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Nanotechnology, Deep Learning Help Detect Pediatric Tuberculosis

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SEATTLE, Sept. 15, 2022 — A technique for diagnosing tuberculosis (TB) in children takes advantage of the optical properties of gold nanoparticles to detect the disease. The technique uses an artificial intelligence (AI) algorithm to enhance the sensitivity of the test.

According to the research team from the University of Washington School of Medicine and Tulane University, it is particularly challenging to diagnose TB in children. Samples of the bacteria that are markers of the disease are difficult to obtain from children, even when sputum-based testing is used.

The researchers developed a way to optically detect two virulence factors for TB — the lipoarabinomannan (LAM) molecule and an associated protein called LprG. These factors are found on vesicles in the blood cells of people with TB.

Macrophages, a type of white blood cell that engulfs and digests pathogens, sheds vesicles studded with LAM and LprG when TB is present. The researchers used an optical approach to target LAM and LprG molecules to identify the vesicles secreted by TB-infected cells.

“The problem is that every cell in our body produces thousands of vesicles a day,” said professor Tony Ye Hu, who led the research team. “A blood sample might have billions of vesicles, of which only a few hundred will have been derived from TB-infected macrophages.”

The researchers coated 50-nm gold nanoparticles with antibodies that bind to LAM and LprG. In blood samples containing TB-infected vesicles, the antibodies bound to the LAM and LprG molecules studding the vesicles. The team used low-magnification dark-field microscope (DFM) image analysis to detect the gold nanoparticle probes binding to the LAM and LprG molecules on the vesicles.

Low-magnification DFM analysis can be automated, making it suitable for clinical applications. However, it is subject to artifacts that can increase background noise and reduce sensitivity.

Background noise (left) obscures the presence of TB membrane components in blood. At right, AI has removed noise, confirming diagnosis. A multi-institutional research team has applied an AI algorithm to optical nanotechnology to develop a technique for the diagnosis of TB in children. Courtesy of Wenshu Zheng.
Background noise (left) obscures the presence of TB membrane components in blood. At right, AI has removed noise, confirming diagnosis. A multi-institutional research team has applied an AI algorithm to optical nanotechnology to develop a technique for the diagnosis of TB in children. Courtesy of Wenshu Zheng.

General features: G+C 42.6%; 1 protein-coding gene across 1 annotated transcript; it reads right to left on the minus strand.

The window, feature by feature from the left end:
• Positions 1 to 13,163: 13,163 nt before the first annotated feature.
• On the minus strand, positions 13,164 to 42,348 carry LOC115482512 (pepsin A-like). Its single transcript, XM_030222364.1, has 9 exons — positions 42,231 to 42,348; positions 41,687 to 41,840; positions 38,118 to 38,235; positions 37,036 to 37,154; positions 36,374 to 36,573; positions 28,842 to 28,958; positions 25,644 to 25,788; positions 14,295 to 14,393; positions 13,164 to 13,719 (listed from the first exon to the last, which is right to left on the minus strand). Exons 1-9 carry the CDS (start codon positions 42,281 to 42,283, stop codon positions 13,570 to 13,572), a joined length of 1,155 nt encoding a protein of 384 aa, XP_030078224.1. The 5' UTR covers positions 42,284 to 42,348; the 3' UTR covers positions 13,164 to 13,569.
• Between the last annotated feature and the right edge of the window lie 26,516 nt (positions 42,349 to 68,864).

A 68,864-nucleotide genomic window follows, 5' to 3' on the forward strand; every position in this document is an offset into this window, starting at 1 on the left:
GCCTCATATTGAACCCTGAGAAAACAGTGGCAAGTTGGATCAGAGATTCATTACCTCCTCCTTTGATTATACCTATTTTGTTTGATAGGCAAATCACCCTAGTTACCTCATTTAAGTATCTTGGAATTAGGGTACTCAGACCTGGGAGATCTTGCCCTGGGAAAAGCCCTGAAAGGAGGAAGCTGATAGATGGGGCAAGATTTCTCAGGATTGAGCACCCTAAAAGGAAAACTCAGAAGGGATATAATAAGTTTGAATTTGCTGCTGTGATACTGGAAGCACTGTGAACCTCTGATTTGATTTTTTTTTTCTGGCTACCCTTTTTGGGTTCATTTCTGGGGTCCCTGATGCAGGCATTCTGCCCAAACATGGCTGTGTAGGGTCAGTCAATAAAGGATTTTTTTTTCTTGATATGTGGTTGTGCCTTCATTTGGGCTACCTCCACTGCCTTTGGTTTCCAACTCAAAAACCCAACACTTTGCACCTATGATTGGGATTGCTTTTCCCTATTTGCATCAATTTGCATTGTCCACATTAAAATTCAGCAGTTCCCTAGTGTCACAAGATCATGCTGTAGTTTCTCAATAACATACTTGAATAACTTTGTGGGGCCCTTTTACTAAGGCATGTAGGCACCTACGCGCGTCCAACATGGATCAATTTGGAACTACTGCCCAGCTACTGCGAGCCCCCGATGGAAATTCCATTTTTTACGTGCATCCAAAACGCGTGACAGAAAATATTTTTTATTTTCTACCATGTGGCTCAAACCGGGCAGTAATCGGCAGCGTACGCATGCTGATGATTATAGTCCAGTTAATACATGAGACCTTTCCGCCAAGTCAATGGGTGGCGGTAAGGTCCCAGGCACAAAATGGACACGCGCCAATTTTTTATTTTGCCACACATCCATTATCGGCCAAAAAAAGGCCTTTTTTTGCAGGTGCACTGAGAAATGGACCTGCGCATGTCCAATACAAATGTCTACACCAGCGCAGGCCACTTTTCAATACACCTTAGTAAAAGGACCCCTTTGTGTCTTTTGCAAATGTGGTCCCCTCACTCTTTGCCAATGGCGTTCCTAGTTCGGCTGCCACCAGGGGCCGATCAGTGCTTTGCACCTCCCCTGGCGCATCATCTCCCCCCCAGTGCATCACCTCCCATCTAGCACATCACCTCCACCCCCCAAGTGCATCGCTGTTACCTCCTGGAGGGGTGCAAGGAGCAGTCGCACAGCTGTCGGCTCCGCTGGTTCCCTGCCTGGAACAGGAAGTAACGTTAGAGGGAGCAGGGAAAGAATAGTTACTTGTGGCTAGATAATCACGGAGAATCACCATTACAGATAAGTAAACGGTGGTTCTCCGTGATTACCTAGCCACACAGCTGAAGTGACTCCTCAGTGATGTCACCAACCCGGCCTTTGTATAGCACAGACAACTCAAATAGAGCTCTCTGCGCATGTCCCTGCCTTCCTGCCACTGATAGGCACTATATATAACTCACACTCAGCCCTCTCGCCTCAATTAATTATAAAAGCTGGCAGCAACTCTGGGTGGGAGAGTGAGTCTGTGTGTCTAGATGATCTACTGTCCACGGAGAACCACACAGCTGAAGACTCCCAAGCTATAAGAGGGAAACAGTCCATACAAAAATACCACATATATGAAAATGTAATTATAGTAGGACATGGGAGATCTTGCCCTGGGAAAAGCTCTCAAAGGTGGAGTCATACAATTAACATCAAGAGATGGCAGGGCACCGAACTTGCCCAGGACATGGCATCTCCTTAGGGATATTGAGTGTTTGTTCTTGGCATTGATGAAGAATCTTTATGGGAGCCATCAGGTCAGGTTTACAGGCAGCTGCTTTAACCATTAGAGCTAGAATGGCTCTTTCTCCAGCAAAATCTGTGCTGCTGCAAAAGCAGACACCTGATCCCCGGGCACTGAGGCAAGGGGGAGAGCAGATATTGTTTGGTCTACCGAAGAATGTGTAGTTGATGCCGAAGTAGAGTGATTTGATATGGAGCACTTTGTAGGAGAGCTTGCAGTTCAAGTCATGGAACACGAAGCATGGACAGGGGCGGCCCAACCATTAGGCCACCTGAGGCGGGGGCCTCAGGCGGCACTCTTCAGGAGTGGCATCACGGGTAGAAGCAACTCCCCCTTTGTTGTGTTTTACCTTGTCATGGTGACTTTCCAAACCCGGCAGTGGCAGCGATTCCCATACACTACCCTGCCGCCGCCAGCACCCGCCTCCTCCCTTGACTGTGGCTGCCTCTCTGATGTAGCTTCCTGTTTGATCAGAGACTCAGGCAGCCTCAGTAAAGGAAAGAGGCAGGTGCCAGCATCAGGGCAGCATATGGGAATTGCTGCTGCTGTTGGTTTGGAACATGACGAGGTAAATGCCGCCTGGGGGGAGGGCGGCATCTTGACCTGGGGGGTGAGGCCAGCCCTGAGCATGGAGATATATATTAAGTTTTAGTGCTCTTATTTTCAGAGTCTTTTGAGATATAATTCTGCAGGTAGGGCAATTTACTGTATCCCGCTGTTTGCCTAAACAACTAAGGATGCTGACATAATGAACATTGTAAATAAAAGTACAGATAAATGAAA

To make the test more sensitive, the researchers created an artificial intelligence algorithm to automatically capture the low-magnification DFM images and process the images to reduce artifacts introduced during the assay.

The algorithm removed background noise that can be caused by substances on the surfaces of the nanoparticles and enables rapid sample analysis.

The researchers hybridized vesicles isolated from cells with TB with dilutions of anti-LAM, antibody-conjugated gold nanorod probes to determine the probe concentration needed to maximize the signal-to-noise ratio at low-target vesicle concentrations.

To evaluate the technique, the researchers tested blood from animals infected with TB. They found that they could reliably detect TB infection and also could determine whether the infection was active or in a latent state — a distinction that could be used to guide treatment.

The researchers also tested blood samples collected from previous studies conducted in children with HIV, a group at high risk of contracting TB. The test demonstrated high sensitivity, accurately detecting TB in 39 of 44 of children who were known to have confirmed TB; and identifying an additional 57 of 77 children with unconfirmed TB that standard tests had missed.

“The biomarker levels also went down after starting treatment, highlighting the test’s potential as way to monitor the response to treatment,” said professor Sylvia LaCourse, who led the clinical portion of the study.

Work to evaluate the assay in prospective studies of children with suspected TB is ongoing. Although the current test still requires a sophisticated lab to perform, Hu said it is being adapted so it can be performed in the community with a smartphone.

“TB is a disease found primarily in resource-limited areas,” Hu said. “The ideal is to create a smartphone-based method that could be used at the point-of-care in these settings.”

Of the quarter million children younger than 15 years of age who die from TB each year, more than 80% are younger than five. In almost all these cases, roughly 96%, the children had not been diagnosed.

“This is a tragedy because when children are diagnosed and treated, they do well,” LaCourse said.

The research was published in Nature Biomedical Engineering (www.doi.org/10.1038/s41551-022-00922-1).

Photonics.com
Sep 2022
medicalBiophotonicsnanonanomedicinenanotechnlogybiomedicaldiagnosticstuberculosispediatricsAmericasUniversity of WashingtonTulane UniversityMicroscopydark field microscopyAIoptical nanosciencegoldnanoparticlesnanomaterialseducationResearch & Technology

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